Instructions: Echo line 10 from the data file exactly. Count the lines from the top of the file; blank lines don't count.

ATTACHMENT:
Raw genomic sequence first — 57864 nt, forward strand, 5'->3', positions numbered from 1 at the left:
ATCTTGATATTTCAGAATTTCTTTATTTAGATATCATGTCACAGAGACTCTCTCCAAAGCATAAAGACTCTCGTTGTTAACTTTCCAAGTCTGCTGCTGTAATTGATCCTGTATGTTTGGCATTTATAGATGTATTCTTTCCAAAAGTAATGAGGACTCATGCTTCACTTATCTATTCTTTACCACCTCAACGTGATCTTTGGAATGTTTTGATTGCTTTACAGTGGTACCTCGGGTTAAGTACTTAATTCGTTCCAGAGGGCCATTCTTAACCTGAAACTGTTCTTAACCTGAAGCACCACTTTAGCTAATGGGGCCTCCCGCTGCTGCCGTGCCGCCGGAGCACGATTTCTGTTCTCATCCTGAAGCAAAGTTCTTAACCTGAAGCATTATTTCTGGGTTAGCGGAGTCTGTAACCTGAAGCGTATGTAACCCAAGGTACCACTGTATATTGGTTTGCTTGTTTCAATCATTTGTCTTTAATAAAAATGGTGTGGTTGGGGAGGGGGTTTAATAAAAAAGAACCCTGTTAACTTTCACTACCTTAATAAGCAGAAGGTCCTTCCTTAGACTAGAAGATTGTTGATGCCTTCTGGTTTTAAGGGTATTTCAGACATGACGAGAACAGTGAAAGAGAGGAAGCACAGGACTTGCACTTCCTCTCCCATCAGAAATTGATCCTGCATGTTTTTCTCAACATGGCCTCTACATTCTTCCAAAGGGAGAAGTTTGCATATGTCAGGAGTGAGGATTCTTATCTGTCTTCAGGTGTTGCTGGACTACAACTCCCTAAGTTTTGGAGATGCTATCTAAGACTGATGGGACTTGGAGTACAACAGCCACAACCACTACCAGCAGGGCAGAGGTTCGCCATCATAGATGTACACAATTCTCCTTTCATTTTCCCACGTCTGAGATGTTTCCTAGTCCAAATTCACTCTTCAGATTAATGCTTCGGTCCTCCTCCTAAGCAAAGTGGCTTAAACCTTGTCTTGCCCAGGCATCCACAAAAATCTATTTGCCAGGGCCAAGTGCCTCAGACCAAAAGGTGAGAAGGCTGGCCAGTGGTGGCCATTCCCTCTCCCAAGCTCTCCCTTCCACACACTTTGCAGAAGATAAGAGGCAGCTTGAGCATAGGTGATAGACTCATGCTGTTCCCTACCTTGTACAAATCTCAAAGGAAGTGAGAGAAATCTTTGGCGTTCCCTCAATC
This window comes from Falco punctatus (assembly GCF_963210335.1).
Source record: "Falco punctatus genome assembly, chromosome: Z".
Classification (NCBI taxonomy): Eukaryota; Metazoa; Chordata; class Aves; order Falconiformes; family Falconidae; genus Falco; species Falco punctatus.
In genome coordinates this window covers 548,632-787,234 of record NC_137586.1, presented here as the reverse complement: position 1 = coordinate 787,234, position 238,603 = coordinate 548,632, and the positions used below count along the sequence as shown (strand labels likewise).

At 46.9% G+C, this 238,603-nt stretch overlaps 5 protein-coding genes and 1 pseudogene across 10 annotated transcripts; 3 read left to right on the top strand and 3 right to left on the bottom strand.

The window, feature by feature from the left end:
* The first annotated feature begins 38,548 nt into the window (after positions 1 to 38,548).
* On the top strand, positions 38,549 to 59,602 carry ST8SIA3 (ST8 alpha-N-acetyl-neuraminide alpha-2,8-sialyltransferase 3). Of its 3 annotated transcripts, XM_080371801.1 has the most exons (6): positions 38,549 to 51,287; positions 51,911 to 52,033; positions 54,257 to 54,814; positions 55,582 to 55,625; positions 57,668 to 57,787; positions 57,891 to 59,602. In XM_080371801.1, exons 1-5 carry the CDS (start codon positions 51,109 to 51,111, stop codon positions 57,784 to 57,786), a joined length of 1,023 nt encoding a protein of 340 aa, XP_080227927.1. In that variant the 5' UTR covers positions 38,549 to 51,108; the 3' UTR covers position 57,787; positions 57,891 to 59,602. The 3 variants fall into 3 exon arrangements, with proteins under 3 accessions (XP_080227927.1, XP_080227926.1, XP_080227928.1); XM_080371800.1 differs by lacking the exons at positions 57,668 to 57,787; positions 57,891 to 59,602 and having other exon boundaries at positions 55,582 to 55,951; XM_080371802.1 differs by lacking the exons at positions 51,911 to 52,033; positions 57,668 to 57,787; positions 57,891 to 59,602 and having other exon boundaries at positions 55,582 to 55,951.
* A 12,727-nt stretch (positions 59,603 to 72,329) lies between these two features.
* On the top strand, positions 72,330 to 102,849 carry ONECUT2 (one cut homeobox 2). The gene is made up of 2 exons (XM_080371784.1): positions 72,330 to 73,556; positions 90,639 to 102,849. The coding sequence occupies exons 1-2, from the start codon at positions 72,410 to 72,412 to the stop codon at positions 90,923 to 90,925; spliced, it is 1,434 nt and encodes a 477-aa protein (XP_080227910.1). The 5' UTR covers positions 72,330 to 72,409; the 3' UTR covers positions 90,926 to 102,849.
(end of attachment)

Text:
* On the top strand, positions 38,549 to 59,602 carry ST8SIA3 (ST8 alpha-N-acetyl-neuraminide alpha-2,8-sialyltransferase 3). Of its 3 annotated transcripts, XM_080371801.1 has the most exons (6): positions 38,549 to 51,287; positions 51,911 to 52,033; positions 54,257 to 54,814; positions 55,582 to 55,625; positions 57,668 to 57,787; positions 57,891 to 59,602. In XM_080371801.1, exons 1-5 carry the CDS (start codon positions 51,109 to 51,111, stop codon positions 57,784 to 57,786), a joined length of 1,023 nt encoding a protein of 340 aa, XP_080227927.1. In that variant the 5' UTR covers positions 38,549 to 51,108; the 3' UTR covers position 57,787; positions 57,891 to 59,602. The 3 variants fall into 3 exon arrangements, with proteins under 3 accessions (XP_080227927.1, XP_080227926.1, XP_080227928.1); XM_080371800.1 differs by lacking the exons at positions 57,668 to 57,787; positions 57,891 to 59,602 and having other exon boundaries at positions 55,582 to 55,951; XM_080371802.1 differs by lacking the exons at positions 51,911 to 52,033; positions 57,668 to 57,787; positions 57,891 to 59,602 and having other exon boundaries at positions 55,582 to 55,951.